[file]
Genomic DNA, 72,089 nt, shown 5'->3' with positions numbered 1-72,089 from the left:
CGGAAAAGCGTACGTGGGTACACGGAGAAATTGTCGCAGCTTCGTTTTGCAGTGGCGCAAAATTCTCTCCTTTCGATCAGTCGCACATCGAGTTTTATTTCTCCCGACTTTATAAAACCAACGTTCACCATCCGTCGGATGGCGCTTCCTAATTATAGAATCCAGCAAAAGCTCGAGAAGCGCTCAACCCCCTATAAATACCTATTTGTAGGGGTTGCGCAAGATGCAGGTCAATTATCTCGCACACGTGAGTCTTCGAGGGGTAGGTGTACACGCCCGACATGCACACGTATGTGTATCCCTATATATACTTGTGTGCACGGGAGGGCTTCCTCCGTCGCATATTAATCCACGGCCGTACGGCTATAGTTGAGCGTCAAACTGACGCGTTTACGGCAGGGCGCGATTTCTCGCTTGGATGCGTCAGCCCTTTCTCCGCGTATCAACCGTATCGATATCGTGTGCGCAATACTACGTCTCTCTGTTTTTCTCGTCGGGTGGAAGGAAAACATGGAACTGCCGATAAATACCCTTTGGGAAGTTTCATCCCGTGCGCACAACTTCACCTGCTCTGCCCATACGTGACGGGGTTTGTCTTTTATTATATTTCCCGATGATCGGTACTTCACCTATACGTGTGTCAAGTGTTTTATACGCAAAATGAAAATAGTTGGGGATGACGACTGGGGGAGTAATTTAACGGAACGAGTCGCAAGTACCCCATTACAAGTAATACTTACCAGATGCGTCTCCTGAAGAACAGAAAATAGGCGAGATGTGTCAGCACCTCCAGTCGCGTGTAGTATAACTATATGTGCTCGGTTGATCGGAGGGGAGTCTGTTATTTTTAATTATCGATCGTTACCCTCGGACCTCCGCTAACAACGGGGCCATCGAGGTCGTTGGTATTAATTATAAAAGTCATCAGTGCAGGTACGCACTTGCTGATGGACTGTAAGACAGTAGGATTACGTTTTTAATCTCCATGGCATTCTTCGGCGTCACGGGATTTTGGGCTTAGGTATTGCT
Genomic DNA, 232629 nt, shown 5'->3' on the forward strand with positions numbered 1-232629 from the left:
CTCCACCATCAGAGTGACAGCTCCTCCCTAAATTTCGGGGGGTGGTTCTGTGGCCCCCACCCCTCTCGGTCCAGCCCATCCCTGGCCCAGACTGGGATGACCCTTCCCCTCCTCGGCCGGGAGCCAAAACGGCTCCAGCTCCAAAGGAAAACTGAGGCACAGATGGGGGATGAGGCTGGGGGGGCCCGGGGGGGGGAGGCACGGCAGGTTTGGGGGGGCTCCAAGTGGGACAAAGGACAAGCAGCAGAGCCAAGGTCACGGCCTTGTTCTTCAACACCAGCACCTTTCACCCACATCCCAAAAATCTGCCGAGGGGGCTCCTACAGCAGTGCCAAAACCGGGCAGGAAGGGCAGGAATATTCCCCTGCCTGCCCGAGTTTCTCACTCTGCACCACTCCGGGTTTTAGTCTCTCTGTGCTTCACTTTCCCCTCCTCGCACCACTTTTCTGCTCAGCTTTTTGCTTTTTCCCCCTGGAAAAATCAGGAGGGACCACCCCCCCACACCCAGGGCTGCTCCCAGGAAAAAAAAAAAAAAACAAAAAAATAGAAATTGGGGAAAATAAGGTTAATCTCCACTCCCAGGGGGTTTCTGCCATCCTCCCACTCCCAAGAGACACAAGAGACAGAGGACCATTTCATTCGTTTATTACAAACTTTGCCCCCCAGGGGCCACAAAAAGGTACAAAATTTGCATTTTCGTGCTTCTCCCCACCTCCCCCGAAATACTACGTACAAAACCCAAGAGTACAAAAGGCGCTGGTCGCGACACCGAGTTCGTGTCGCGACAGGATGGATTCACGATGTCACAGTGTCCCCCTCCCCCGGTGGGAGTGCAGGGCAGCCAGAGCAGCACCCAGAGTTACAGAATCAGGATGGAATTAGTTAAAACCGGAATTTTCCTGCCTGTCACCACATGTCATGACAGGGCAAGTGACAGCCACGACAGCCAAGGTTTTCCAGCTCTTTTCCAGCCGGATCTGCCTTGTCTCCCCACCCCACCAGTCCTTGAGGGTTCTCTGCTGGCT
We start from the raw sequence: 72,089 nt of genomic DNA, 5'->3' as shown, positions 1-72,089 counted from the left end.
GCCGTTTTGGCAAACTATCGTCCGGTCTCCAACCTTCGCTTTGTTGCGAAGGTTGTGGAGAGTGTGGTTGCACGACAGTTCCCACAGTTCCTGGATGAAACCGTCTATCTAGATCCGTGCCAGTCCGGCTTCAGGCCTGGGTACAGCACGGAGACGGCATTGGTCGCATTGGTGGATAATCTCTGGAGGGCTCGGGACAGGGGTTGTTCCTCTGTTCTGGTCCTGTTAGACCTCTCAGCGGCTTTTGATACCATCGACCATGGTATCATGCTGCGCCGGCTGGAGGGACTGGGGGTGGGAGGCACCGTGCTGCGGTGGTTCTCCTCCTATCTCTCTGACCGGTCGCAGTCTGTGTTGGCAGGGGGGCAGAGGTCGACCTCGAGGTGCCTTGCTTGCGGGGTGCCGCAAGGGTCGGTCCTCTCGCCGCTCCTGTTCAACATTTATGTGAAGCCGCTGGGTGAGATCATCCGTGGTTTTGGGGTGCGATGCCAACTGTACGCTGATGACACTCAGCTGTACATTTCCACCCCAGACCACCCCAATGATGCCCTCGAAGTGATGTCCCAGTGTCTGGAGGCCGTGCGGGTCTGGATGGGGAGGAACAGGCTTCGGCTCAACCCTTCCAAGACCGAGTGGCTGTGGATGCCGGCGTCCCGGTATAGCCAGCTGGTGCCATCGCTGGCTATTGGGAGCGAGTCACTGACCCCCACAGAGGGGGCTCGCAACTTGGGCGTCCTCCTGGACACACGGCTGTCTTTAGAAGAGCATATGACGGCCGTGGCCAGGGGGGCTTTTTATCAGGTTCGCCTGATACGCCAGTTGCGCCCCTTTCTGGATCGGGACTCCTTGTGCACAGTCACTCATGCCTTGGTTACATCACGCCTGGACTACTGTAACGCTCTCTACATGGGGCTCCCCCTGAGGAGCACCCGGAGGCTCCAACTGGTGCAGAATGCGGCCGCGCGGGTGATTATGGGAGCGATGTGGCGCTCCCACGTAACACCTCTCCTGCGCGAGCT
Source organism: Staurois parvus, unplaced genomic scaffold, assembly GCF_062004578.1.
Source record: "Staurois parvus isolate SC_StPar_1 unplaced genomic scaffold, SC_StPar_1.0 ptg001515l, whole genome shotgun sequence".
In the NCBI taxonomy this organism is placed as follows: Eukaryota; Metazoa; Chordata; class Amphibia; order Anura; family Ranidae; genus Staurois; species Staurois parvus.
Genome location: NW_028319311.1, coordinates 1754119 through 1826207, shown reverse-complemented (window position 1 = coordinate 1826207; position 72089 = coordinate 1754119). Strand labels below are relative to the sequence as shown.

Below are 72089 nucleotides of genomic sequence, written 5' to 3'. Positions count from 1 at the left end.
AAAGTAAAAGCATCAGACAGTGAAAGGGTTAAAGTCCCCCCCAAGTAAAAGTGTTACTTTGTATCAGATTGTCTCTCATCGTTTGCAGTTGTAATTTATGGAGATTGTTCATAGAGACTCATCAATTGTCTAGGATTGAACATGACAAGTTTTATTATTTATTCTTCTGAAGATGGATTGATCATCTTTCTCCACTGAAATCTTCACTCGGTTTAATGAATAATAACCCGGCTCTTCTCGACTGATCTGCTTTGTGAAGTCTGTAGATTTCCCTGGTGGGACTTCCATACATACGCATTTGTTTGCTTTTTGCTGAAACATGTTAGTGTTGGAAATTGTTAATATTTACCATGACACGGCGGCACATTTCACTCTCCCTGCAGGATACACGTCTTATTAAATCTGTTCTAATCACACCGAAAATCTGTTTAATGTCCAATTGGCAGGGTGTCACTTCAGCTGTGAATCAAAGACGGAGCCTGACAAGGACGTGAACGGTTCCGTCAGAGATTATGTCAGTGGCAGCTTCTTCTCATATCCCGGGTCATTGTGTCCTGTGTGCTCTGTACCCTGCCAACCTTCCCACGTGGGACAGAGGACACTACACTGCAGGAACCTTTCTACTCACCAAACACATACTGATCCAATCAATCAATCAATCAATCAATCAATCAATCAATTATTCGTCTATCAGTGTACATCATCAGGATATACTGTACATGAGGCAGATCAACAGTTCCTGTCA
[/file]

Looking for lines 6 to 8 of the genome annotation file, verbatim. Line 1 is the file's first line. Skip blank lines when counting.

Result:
GCCGTTTTGGCAAACTATCGTCCGGTCTCCAACCTTCGCTTTGTTGCGAAGGTTGTGGAGAGTGTGGTTGCACGACAGTTCCCACAGTTCCTGGATGAAACCGTCTATCTAGATCCGTGCCAGTCCGGCTTCAGGCCTGGGTACAGCACGGAGACGGCATTGGTCGCATTGGTGGATAATCTCTGGAGGGCTCGGGACAGGGGTTGTTCCTCTGTTCTGGTCCTGTTAGACCTCTCAGCGGCTTTTGATACCATCGACCATGGTATCATGCTGCGCCGGCTGGAGGGACTGGGGGTGGGAGGCACCGTGCTGCGGTGGTTCTCCTCCTATCTCTCTGACCGGTCGCAGTCTGTGTTGGCAGGGGGGCAGAGGTCGACCTCGAGGTGCCTTGCTTGCGGGGTGCCGCAAGGGTCGGTCCTCTCGCCGCTCCTGTTCAACATTTATGTGAAGCCGCTGGGTGAGATCATCCGTGGTTTTGGGGTGCGATGCCAACTGTACGCTGATGACACTCAGCTGTACATTTCCACCCCAGACCACCCCAATGATGCCCTCGAAGTGATGTCCCAGTGTCTGGAGGCCGTGCGGGTCTGGATGGGGAGGAACAGGCTTCGGCTCAACCCTTCCAAGACCGAGTGGCTGTGGATGCCGGCGTCCCGGTATAGCCAGCTGGTGCCATCGCTGGCTATTGGGAGCGAGTCACTGACCCCCACAGAGGGGGCTCGCAACTTGGGCGTCCTCCTGGACACACGGCTGTCTTTAGAAGAGCATATGACGGCCGTGGCCAGGGGGGCTTTTTATCAGGTTCGCCTGATACGCCAGTTGCGCCCCTTTCTGGATCGGGACTCCTTGTGCACAGTCACTCATGCCTTGGTTACATCACGCCTGGACTACTGTAACGCTCTCTACATGGGGCTCCCCCTGAGGAGCACCCGGAGGCTCCAACTGGTGCAGAATGCGGCCGCGCGGGTGATTATGGGAGCGATGTGGCGCTCCCACGTAACACCTCTCCTGCGCGAGCT
Source organism: Staurois parvus, unplaced genomic scaffold, assembly GCF_062004578.1.
Source record: "Staurois parvus isolate SC_StPar_1 unplaced genomic scaffold, SC_StPar_1.0 ptg001515l, whole genome shotgun sequence".